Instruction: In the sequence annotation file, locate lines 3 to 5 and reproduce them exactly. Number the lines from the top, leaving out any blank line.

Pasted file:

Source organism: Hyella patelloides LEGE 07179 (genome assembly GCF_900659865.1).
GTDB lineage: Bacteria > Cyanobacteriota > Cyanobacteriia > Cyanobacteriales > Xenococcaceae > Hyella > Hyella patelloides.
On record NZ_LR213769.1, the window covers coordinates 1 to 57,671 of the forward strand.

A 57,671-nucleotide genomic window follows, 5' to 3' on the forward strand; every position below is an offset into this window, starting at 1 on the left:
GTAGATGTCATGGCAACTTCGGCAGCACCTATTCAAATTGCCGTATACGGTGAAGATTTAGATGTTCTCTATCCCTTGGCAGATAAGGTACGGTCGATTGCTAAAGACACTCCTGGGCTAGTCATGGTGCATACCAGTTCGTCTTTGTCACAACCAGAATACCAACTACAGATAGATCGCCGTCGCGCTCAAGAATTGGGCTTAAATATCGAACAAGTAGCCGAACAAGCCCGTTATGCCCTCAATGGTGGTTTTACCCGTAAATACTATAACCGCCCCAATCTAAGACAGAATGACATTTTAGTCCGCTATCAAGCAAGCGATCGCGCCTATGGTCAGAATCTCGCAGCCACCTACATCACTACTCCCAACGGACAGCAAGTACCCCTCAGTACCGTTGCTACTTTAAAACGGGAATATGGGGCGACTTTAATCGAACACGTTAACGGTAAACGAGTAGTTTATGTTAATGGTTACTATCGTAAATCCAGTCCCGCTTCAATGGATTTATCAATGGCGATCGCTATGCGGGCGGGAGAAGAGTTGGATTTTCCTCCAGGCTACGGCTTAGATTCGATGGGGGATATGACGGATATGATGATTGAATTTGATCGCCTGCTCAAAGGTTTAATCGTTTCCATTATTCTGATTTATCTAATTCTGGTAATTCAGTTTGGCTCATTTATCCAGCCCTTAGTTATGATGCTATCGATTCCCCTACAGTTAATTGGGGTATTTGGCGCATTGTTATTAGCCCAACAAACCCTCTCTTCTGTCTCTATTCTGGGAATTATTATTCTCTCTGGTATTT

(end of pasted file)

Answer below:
On record NZ_LR213769.1, the window covers coordinates 1 to 57,671 of the forward strand.

A 57,671-nucleotide genomic window follows, 5' to 3' on the forward strand; every position below is an offset into this window, starting at 1 on the left:
GTAGATGTCATGGCAACTTCGGCAGCACCTATTCAAATTGCCGTATACGGTGAAGATTTAGATGTTCTCTATCCCTTGGCAGATAAGGTACGGTCGATTGCTAAAGACACTCCTGGGCTAGTCATGGTGCATACCAGTTCGTCTTTGTCACAACCAGAATACCAACTACAGATAGATCGCCGTCGCGCTCAAGAATTGGGCTTAAATATCGAACAAGTAGCCGAACAAGCCCGTTATGCCCTCAATGGTGGTTTTACCCGTAAATACTATAACCGCCCCAATCTAAGACAGAATGACATTTTAGTCCGCTATCAAGCAAGCGATCGCGCCTATGGTCAGAATCTCGCAGCCACCTACATCACTACTCCCAACGGACAGCAAGTACCCCTCAGTACCGTTGCTACTTTAAAACGGGAATATGGGGCGACTTTAATCGAACACGTTAACGGTAAACGAGTAGTTTATGTTAATGGTTACTATCGTAAATCCAGTCCCGCTTCAATGGATTTATCAATGGCGATCGCTATGCGGGCGGGAGAAGAGTTGGATTTTCCTCCAGGCTACGGCTTAGATTCGATGGGGGATATGACGGATATGATGATTGAATTTGATCGCCTGCTCAAAGGTTTAATCGTTTCCATTATTCTGATTTATCTAATTCTGGTAATTCAGTTTGGCTCATTTATCCAGCCCTTAGTTATGATGCTATCGATTCCCCTACAGTTAATTGGGGTATTTGGCGCATTGTTATTAGCCCAACAAACCCTCTCTTCTGTCTCTATTCTGGGAATTATTATTCTCTCTGGTATTT